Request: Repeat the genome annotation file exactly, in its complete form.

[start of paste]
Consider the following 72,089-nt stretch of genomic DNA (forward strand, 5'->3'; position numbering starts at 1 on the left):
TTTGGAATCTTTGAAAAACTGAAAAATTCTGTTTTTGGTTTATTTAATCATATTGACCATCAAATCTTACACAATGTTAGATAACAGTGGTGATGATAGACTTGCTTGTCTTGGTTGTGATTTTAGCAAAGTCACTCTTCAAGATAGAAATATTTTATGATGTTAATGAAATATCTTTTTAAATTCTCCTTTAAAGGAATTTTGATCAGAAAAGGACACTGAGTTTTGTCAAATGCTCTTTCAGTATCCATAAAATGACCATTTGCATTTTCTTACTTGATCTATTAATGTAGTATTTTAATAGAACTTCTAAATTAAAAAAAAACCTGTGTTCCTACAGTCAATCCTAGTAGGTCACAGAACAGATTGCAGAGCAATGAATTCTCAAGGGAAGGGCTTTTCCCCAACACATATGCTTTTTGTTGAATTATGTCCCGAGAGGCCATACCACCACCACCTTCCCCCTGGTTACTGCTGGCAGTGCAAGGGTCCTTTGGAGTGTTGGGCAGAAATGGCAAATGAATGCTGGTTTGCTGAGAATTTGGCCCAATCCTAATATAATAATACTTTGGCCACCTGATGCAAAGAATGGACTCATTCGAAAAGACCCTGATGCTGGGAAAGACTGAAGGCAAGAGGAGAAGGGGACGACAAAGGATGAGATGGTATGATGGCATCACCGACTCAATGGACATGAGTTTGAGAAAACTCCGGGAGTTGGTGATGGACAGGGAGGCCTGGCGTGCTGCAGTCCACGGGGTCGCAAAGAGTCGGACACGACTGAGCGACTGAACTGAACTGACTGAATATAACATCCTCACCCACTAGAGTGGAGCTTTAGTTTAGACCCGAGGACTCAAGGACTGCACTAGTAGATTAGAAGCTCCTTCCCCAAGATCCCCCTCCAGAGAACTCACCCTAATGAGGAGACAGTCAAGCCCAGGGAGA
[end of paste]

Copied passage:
Consider the following 72,089-nt stretch of genomic DNA (forward strand, 5'->3'; position numbering starts at 1 on the left):
TTTGGAATCTTTGAAAAACTGAAAAATTCTGTTTTTGGTTTATTTAATCATATTGACCATCAAATCTTACACAATGTTAGATAACAGTGGTGATGATAGACTTGCTTGTCTTGGTTGTGATTTTAGCAAAGTCACTCTTCAAGATAGAAATATTTTATGATGTTAATGAAATATCTTTTTAAATTCTCCTTTAAAGGAATTTTGATCAGAAAAGGACACTGAGTTTTGTCAAATGCTCTTTCAGTATCCATAAAATGACCATTTGCATTTTCTTACTTGATCTATTAATGTAGTATTTTAATAGAACTTCTAAATTAAAAAAAAACCTGTGTTCCTACAGTCAATCCTAGTAGGTCACAGAACAGATTGCAGAGCAATGAATTCTCAAGGGAAGGGCTTTTCCCCAACACATATGCTTTTTGTTGAATTATGTCCCGAGAGGCCATACCACCACCACCTTCCCCCTGGTTACTGCTGGCAGTGCAAGGGTCCTTTGGAGTGTTGGGCAGAAATGGCAAATGAATGCTGGTTTGCTGAGAATTTGGCCCAATCCTAATATAATAATACTTTGGCCACCTGATGCAAAGAATGGACTCATTCGAAAAGACCCTGATGCTGGGAAAGACTGAAGGCAAGAGGAGAAGGGGACGACAAAGGATGAGATGGTATGATGGCATCACCGACTCAATGGACATGAGTTTGAGAAAACTCCGGGAGTTGGTGATGGACAGGGAGGCCTGGCGTGCTGCAGTCCACGGGGTCGCAAAGAGTCGGACACGACTGAGCGACTGAACTGAACTGACTGAATATAACATCCTCACCCACTAGAGTGGAGCTTTAGTTTAGACCCGAGGACTCAAGGACTGCACTAGTAGATTAGAAGCTCCTTCCCCAAGATCCCCCTCCAGAGAACTCACCCTAATGAGGAGACAGTCAAGCCCAGGGAGA